Alternatives for Arthritis – How Food and Acupuncture Helps Chronic Pain
Dr. Mary Riggin, LAc, FitFM – Family Wellness
Karen came to our office looking for help for her chronic arthritis pain and inflammation.
Being tired and fed up with all the medications, she wanted an alternative. The long-term effects on her liver, kidneys and digestive system concerned her. She had already survived breast cancer and wanted to be proactive in her health.
Since she had read about the various forms of natural healthcare available, she decided to try acupuncture. The 5000-year history of the medicine intrigued her, and her personal research showed that there were no negative side effects associated with the practice! She couldn’t believe it; this was too good to be true. Even the World Health Organization and the National Institutes of Health confirmed all the wonderful claims. She was curious as to why her MD never suggested it, considering all the positive information she found, but nevertheless, she decided to give it a try.
She was impressed that the consultation included such a detailed, extensive history; no doctor had ever spent that much time evaluating her entire health history. Her care plan included acupuncture, massage, a specialized arthritis protocol and food recommendations. She had no idea that her food choices could make a difference in her pain levels.
The first nutritional recommendation was the elimination of food chemicals found in processed foods. The second was the addition of foods that would support the healing process stimulated by her acupuncture and herbal treatment. These included lots of fresh, organic vegetables, fruits, nuts, meats, dairy and legumes. Sugars, artificial sweeteners and wheat were to be avoided.
Though this process would require some changes in her eating habits, it made sense to use “food as medicine” instead of allowing her taste buds to decide what she would eat. It also enabled her to be proactive every day in her quest for an improved quality of life. This gave her some control back and gave her hope.
Karen was sure this change would be a struggle because the foods she eliminated were some of her favorites. Coffee without a doughnut or bagel seemed like a bleak future, but she decided to endure it for the sake of her health.
After just a few weeks of treatment and food changes, she was thrilled with the results. She was even more delighted that her taste buds were changing and she actually enjoyed her new diet. There was no struggle to endure! Sure, she had to exercise some self-control, but it was not hard because of the results. Her pain reduced significantly, her hands, feet and knees were moving much better. This strongly reinforced her willingness to stay consistent with her food choices and treatment plan.
Karen worked on healthy substitutes for foods she craved. Much to her amazement, she began to delight in a wide variety of fresh, organic homemade foods. She found that while it took time to prepare food at home, she could satisfy urges for foods deemed destructive to her with foods that were constructive.
Karen’s arthritis pain is now non-existent and many other issues, including her stubborn belly fat, have been helped during her course of treatment. Even the painful scar tissue that developed after her surgery is no longer giving her trouble.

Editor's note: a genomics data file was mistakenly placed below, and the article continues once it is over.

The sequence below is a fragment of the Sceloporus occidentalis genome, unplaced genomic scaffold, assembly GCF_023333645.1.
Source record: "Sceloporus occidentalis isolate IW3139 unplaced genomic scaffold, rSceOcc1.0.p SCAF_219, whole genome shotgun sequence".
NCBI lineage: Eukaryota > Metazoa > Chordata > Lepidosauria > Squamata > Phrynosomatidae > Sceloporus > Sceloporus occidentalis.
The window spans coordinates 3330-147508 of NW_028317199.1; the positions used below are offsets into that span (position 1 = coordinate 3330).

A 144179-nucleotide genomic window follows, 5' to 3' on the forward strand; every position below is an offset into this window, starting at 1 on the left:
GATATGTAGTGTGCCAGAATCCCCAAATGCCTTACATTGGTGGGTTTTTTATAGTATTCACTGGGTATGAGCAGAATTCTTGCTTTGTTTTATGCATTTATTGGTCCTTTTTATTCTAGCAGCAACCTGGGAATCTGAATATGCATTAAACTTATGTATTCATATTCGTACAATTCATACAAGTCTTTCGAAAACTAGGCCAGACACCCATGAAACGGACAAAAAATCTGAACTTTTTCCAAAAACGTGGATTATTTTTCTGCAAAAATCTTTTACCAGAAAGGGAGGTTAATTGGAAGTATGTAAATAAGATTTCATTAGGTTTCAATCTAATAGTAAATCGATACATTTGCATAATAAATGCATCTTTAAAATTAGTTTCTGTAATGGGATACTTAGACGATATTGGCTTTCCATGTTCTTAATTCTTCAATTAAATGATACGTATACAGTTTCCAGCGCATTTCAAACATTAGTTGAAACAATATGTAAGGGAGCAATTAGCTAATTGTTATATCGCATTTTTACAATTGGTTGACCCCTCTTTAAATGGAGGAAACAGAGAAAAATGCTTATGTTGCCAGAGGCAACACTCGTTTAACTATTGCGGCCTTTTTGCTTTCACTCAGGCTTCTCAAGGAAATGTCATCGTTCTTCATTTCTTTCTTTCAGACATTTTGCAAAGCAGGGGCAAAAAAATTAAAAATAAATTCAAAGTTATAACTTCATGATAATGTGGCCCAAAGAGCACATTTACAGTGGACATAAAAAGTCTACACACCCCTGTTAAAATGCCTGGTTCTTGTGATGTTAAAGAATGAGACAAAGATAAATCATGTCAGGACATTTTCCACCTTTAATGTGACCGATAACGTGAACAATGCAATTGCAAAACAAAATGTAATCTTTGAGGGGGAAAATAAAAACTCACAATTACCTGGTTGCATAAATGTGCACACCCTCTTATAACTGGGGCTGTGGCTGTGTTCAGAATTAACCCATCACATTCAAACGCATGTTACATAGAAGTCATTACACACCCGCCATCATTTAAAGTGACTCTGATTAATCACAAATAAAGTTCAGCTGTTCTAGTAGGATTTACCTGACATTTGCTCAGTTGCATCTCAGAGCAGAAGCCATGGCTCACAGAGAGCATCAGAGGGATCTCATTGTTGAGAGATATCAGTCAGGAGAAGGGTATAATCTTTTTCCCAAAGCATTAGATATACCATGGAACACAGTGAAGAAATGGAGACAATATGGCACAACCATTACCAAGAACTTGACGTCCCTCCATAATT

Karen’s story is not unusual. The key element was her commitment to her health. She was willing to do what it takes to make the difference. To achieve optimal results using Oriental medicine and acupuncture for chronic pain, we recommend “food as medicine” as a part of a comprehensive plan. Other treatment modalities may also include acupuncture, acupressure, tui-na massage, nutri-puncture and Chinese herbal medicine.
If you or someone you know suffers from chronic pain like arthritis or fibromyalgia, the practice of Oriental medicine might be right for you. I encourage you to consult with a skilled, licensed acupuncturist to find out if this medicine can help you achieve an improved quality of life.
Executive Director, Acupuncture Physician
Dr. Riggin is FitFM - Family Wellness , is the Founder and Director of Healing Touch Oriental Medicine. As an inspiring health educator, in-demand speaker and doctor of acupuncture and Oriental Medicine, Dr. Mary has helped thousands of people completely turn their health around.
Dr. Mary co-hosts and produces the wildly popular radio show "Food is the First Medicine" and her presentations and viewpoints on natural healthcare have made her an in-demand and innovative expert in the natural health world.
Dr. Mary Riggin, produces and hosts Food is the First Medicine Talk Radio Show, and is a popular speaker.She has practices natural medicine in the Tampa Bay area; her passion and purpose is to help as many people as possible. Listen to her weekly on TanTalk 1340AM in Tampa Bay, or online anytime, anywhere at www.foodismedicine.org.
She is former Vice Chair of the Florida State Board of Acupuncture. She has been featured on various TV and radio shows and frequently teaches free classes at community and recreation centers throughout Pinellas County.
She is a published author and was featured in the book A Woman's Guide to Vitamins, Minerals and Alternative Healing, writes and publishes educational newsletters and brochures, and was elected to serve two consecutive terms as President of the Florida State Oriental Medical Association.
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